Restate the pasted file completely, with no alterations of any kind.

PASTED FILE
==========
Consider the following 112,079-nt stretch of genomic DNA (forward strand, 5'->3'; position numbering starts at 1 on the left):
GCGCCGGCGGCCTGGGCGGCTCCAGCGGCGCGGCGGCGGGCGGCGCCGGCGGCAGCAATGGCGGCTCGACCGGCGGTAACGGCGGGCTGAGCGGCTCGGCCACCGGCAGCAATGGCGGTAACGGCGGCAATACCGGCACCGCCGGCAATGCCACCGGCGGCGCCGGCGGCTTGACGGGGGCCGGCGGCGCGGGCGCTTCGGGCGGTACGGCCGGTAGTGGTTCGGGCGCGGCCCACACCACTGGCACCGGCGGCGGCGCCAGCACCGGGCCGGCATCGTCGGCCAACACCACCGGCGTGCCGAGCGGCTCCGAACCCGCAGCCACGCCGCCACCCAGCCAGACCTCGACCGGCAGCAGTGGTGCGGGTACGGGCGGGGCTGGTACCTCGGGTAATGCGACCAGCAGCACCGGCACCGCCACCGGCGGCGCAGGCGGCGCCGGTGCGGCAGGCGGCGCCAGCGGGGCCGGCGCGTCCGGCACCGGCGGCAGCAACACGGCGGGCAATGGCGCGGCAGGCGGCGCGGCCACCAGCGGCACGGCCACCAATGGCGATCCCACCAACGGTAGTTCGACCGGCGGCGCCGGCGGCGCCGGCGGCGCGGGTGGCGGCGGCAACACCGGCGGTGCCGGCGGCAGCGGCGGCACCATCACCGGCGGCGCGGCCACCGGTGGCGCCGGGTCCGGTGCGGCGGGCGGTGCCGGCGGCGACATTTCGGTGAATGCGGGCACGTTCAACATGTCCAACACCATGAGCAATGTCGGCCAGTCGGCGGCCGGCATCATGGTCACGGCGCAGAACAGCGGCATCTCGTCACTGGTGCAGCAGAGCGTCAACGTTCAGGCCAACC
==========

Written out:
Consider the following 112,079-nt stretch of genomic DNA (forward strand, 5'->3'; position numbering starts at 1 on the left):
GCGCCGGCGGCCTGGGCGGCTCCAGCGGCGCGGCGGCGGGCGGCGCCGGCGGCAGCAATGGCGGCTCGACCGGCGGTAACGGCGGGCTGAGCGGCTCGGCCACCGGCAGCAATGGCGGTAACGGCGGCAATACCGGCACCGCCGGCAATGCCACCGGCGGCGCCGGCGGCTTGACGGGGGCCGGCGGCGCGGGCGCTTCGGGCGGTACGGCCGGTAGTGGTTCGGGCGCGGCCCACACCACTGGCACCGGCGGCGGCGCCAGCACCGGGCCGGCATCGTCGGCCAACACCACCGGCGTGCCGAGCGGCTCCGAACCCGCAGCCACGCCGCCACCCAGCCAGACCTCGACCGGCAGCAGTGGTGCGGGTACGGGCGGGGCTGGTACCTCGGGTAATGCGACCAGCAGCACCGGCACCGCCACCGGCGGCGCAGGCGGCGCCGGTGCGGCAGGCGGCGCCAGCGGGGCCGGCGCGTCCGGCACCGGCGGCAGCAACACGGCGGGCAATGGCGCGGCAGGCGGCGCGGCCACCAGCGGCACGGCCACCAATGGCGATCCCACCAACGGTAGTTCGACCGGCGGCGCCGGCGGCGCCGGCGGCGCGGGTGGCGGCGGCAACACCGGCGGTGCCGGCGGCAGCGGCGGCACCATCACCGGCGGCGCGGCCACCGGTGGCGCCGGGTCCGGTGCGGCGGGCGGTGCCGGCGGCGACATTTCGGTGAATGCGGGCACGTTCAACATGTCCAACACCATGAGCAATGTCGGCCAGTCGGCGGCCGGCATCATGGTCACGGCGCAGAACAGCGGCATCTCGTCACTGGTGCAGCAGAGCGTCAACGTTCAGGCCAACC